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I’ve Known Rivers

It always gives me profound courage and honor to sit among a group of Afrodiasporan middle and high school students as they process materials that can stump some adults.

A little over a year ago, I was in Harlem, New York City, at the Schomburg Library. I literally camped out there for close to a day, just to absorb the atmosphere filled with Black brilliance. When I entered, I stopped in the foray and there was this etching, art piece on the floor. I walked the circle of it. The flow and energy of it is what struck me. Then, I realized it was a visualization of Langston Hughes’ praise song to our people.

The H&H teens processed I’ve Known Rivers, An Address to the Slaves of America, A Letter from a Birmingham Jail, and Ain’t I a Woman. The analysis of these 11-15-year-olds encourages anyone who wonders about the ability of the youth to be aware of history and make connections of what has transpired in our country over the past 150+ days.

“We read history so we know what happened and so it won’t happen again.”

One of the youth commented about wanting a different world, where the killings of Black bodies is not the norm or the assault of Black bodies is not excused away. They processed where they came from, their parents, and their grandparents. In that brief exchange, they

“Who are you?”

They processed where they came from, their parents, and their grandparents. In that brief exchange, they understood they were more than teens living in the west and south suburban parts of St. Louis County. They understood that within them is a living history, flowing and moving, sometimes unpredictable, sometimes quiet, always fluid, like the rivers of time.

Next week, Tuesday, June 27, 2017, they will meet at LaBonne Bouchee to celebrate a birthday and process the continued effects of race and human decisions. The middle school is reading British author, Malorie Blackman’s Noughts & Crosses. This tale re-imagines what if the tables were turned and Black and White were reversed, told from the British Diasporan experience, this tale invites the teens to imagine what man’s role with those they think are different.

The middle school is reading British author, Malorie Blackman’s Noughts & Crosses. This tale re-imagines what if the tables were turned and Black and White were reversed, told from the British Diasporan experience, this tale invites the teens to imagine what man’s role with those they think are different.

The high school is stepping into the more difficult writing of Toni Morrison’s Beloved. This book, written in 1987 and winner of the Nobel Prize in Literature, continues to stump some adult readers in understanding her literary mysticism and mystery. Toni Morrison invites the teens to delve into the difficult material, language and some scenes that may make them cringe, to re-imagine what happened during the waning years of enslavement. Heart-wrenching, split-second, moments of desperation continue to have an effect on lives. It is based on a real story and invites us to ask what would we do and what effect does this have on the relationships between Black men and women.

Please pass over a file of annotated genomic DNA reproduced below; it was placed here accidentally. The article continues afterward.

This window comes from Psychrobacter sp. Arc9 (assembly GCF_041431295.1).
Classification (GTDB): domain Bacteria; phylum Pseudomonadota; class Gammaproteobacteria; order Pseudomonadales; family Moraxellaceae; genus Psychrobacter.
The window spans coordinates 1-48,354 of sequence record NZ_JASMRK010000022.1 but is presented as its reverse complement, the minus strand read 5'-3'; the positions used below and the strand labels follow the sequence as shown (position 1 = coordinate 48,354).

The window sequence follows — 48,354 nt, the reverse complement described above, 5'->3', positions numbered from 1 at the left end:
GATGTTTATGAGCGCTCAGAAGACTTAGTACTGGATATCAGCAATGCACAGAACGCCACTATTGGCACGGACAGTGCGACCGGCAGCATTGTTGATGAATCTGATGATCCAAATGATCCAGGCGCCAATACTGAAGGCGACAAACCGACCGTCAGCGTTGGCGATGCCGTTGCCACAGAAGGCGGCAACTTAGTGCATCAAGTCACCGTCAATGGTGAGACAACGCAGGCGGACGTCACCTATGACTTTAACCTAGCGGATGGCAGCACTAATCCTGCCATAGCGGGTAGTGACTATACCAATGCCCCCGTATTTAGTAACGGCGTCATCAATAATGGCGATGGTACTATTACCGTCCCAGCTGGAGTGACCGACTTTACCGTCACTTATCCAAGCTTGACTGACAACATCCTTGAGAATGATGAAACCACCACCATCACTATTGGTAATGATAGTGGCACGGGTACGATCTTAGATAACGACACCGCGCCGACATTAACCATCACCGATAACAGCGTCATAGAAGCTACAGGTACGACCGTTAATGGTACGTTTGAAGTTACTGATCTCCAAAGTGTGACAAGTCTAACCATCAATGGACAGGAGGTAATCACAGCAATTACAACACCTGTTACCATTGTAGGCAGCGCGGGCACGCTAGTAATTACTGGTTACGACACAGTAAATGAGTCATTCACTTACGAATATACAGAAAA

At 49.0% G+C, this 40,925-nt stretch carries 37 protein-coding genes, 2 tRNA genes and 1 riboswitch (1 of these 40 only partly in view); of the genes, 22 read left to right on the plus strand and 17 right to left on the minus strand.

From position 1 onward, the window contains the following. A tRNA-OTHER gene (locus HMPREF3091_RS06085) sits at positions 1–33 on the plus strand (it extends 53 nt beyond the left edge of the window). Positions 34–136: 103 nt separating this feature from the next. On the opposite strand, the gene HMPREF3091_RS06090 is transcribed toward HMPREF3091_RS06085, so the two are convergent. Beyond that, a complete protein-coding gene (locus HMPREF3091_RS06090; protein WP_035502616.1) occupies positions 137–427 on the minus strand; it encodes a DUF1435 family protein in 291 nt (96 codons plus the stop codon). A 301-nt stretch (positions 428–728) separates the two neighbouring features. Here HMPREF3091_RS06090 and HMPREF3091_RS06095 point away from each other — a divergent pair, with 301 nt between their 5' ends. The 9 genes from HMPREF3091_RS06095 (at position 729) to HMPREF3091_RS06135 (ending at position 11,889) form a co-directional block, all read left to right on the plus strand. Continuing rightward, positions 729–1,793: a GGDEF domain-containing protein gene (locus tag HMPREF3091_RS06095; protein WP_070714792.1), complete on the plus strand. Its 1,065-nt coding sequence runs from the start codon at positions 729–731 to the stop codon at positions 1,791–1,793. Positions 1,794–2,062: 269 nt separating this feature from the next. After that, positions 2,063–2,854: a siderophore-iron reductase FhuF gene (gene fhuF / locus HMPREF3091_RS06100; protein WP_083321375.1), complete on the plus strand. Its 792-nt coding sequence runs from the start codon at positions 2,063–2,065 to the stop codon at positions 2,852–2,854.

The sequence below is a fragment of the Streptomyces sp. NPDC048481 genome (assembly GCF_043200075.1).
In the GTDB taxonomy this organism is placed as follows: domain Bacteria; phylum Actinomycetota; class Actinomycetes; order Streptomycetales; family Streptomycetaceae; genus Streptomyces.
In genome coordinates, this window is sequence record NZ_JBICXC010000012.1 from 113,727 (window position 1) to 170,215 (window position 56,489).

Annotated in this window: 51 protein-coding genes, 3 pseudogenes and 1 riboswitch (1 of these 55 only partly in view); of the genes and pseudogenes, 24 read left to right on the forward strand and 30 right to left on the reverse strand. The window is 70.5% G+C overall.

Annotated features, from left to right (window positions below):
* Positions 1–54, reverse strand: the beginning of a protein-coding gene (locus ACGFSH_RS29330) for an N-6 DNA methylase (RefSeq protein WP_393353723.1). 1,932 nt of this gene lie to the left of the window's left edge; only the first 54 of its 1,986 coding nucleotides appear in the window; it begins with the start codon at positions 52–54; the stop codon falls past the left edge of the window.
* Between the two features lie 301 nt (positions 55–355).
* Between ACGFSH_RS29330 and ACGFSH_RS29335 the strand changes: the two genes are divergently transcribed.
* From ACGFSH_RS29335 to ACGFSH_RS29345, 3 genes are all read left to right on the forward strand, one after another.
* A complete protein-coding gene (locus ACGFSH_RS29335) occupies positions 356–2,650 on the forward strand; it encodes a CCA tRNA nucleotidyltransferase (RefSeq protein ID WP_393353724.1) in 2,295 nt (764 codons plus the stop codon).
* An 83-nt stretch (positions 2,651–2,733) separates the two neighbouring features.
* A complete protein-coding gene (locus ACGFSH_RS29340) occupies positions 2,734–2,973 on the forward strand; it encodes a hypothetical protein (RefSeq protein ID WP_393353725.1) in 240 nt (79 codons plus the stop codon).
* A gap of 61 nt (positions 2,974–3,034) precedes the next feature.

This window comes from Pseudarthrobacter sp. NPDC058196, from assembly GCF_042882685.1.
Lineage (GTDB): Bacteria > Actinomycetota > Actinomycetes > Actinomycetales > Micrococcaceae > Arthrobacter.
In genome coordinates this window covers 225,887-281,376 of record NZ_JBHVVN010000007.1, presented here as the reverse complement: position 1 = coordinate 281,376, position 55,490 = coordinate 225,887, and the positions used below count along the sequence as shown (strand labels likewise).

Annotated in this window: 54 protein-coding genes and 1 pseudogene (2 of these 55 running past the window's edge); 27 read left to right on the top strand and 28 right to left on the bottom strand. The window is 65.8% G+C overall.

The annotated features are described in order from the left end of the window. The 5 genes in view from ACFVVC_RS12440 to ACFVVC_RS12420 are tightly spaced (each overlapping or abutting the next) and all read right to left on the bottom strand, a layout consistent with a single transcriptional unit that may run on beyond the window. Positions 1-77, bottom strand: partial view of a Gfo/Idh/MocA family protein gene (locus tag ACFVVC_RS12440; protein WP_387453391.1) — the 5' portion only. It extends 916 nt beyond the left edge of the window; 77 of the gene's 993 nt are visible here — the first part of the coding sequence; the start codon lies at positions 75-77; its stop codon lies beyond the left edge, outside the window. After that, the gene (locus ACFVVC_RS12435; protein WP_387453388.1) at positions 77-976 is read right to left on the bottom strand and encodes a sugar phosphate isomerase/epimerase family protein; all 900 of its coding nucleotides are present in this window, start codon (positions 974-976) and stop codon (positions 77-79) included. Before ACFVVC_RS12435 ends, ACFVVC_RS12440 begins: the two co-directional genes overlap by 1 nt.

There is still time to join us. We meet every Tuesday from 4-6pm at various locations in the west and south metro areas.

June 27 – LaBonne Bouchée on Olive Blvd in the Westgate Center in Creve Coeur. This is in honor of the Director’s late father’s birthday and his love of books, cake, and people! We are reading Beloved. Middle School will read and engage with Noughts & Crosses.
July 4 – yes, we are meeting and discussing Frederick Douglass’ speech – What to the Negro Is The Fourth of July. We will discuss this against the backdrop of this America. We will also engage in Langston Hughes’ poem, I, Too, America and Malcolm X’s essay, The Bullet or the Ballot.
Location: Nordstrom’s eBar, lower level, West County Mall. Also a chance to go upstairs and visit Barnes & Noble.
July 11- This is a Read and Write-In. Many of our young people have required reading for their rising grade with accompanying essays or thoughts on the works. This is their opportunity. This is located in a quaint Tower Grove Neighborhood. Hartford Coffee Company.
July 18 -Back to the library. Tentative location is the Headquarters on Lindbergh in Frontenac. This may change to MidCounty in Clayton or Grand Glaize Branch on Meramec Station Road. We are engaging with Things Fall Apart by Chinua Achebe.
July 25 – Ending at a Coffee shop! Tentative selections are Rise Coffee House on Manchester near Chouteau or Park Avenue Coffee in Lafayette Square. We will encounter some Anansi Stories and excerpts from Brown Girls Dreaming, Another Brooklyn, Clotel, Jefferson’s Sons, Between the World and Me, Native Son, and overall book look. The teens will end with a co-write of what they think will be the future of education, literary works, and people of color in America.

Our 2018 season will be from June 5-July 31 (we get a bonus week!)

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